Tag Archive for child abuse

If Martin had info and didn’t act, he too has covered up abuse

Whatever Micheál Martin is accusing Gerry Adams and the Republican movement of, it seems he is equally guilty.

Leave aside the utterly despicable tactic of using a child abuse conviction and sentence against Adams’ brother for political gain.

This after all is Fianna Fail, a party with nothing but contempt for the plain people of Ireland, including the victims of sexual abuse.

Martin’s utterances are very carefully-worded, but no less damning for that.

He claims to have information that “Republicans” have covered up cases of child abuse.

And if he – the leader of a party that still inexplicably calls itself “Republican” – had that information and didn’t act on it, then he is guilty of whatever it is he is accusing the Republican movement (by which he means Sinn Fein, and not his party, which ruined the country) of.

There is a delicious irony in the quote reported by Fionnán Sheehan of the Irish Independent, who reported that Martin apparently said:

This may have been a broader trend within the Republican movement.

Fianna Fáil calls itself “the Republican Party” – is it also to be considered a party of paedophiles, thanks to this crude smear by its own leader?

Maybe so – because if Martin had evidence of a cover-up of child abuse, should he not have talked to the Gardai, rather than the Fianna Fail press office?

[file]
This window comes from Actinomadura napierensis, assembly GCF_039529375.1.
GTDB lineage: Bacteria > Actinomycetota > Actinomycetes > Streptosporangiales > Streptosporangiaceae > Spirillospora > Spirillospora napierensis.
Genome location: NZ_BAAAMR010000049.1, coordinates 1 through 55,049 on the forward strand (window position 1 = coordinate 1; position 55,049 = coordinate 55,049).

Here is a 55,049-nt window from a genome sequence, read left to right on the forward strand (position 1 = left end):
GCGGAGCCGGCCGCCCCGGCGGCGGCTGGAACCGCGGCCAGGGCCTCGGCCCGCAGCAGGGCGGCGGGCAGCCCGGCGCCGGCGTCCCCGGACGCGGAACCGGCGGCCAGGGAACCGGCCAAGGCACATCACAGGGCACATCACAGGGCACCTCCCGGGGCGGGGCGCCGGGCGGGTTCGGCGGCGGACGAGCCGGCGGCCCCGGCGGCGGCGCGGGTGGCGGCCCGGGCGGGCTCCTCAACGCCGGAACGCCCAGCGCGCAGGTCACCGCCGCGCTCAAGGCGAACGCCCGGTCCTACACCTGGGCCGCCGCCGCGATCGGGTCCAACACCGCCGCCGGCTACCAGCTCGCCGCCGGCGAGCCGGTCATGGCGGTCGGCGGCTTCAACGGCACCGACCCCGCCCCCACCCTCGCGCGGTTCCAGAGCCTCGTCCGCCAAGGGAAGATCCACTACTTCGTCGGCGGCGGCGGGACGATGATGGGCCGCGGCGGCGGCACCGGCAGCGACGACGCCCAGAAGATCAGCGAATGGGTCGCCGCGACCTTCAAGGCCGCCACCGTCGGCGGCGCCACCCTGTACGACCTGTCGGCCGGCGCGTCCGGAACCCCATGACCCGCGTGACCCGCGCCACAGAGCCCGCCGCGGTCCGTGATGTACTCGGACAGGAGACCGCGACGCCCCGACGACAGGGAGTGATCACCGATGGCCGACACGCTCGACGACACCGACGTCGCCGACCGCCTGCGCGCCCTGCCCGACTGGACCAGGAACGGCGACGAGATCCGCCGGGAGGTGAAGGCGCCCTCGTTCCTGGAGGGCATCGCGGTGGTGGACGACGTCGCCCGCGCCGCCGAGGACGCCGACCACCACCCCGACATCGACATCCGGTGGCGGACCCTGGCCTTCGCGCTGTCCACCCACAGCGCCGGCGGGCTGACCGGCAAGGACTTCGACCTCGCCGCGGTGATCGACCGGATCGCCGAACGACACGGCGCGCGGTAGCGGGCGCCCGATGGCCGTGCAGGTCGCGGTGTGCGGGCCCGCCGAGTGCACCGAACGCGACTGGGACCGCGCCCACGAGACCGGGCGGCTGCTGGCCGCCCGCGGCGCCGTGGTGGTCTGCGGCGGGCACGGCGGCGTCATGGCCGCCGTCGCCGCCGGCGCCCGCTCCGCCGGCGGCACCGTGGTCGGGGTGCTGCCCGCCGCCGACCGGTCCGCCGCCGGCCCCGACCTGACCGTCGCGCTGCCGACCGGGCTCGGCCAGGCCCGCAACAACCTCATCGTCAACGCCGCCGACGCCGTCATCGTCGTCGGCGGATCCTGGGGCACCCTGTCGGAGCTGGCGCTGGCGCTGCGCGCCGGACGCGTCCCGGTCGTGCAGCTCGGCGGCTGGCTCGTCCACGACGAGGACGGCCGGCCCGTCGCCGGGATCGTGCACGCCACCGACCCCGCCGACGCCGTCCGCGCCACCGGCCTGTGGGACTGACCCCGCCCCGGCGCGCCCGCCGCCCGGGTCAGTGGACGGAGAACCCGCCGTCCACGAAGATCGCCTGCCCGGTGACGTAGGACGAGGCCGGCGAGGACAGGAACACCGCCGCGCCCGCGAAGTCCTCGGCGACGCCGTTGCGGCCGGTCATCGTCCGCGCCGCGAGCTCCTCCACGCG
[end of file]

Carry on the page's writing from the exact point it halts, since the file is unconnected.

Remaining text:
This is where his story begins to come apart.

After all, Fianna Fail supported the children’s referendum, the passing of which will lead to the rights of children being written into the Irish constitution.

One of the expected pieces of legislation is to make the reporting of child abuse mandatory – something which Martin, despite claiming to have evidence – hasn’t done.

So why hasn’t Martin reported this cover-up?

There are many possible reasons, but the most likely is that there is no cover-up.

Martin has no evidence of a cover-up of child abuse by Republicans because there isn’t any – this “cover-up” is a hasty and ill-thought-out political construct executed to stop the haemorrhaging of voters from Fianna Fail to Sinn Fein.

The problem for Fianna Fail is that fewer and fewer voters remember when Sinn Fein were inextricably linked to terrorism, and nor can they remember when Fianna Fail were actually Republicans.

What they do remember is the fact that a succession of Fianna Fail spivs destroyed the country and surrendered its economic sovreignty, before being destroyed in a general election which many of their sitting TDs didn’t even bother to contest, such was the guarantee of humiliation.

They have slowly been allowed to rehabilitate themselves, mostly thanks to the fact that the Labour party have taken over their mantle of the party that changes its policies with the winds, and will say and do anything to cling to power.

But the big thorn in their side – and indeed that of everyone else – is Sinn Fein.

Disaffected voters, sickened by the hardship foisted on children, the sick and the elderly by a succession of austerity budgets initiated by Fianna Fail, are flocking in their droves to them.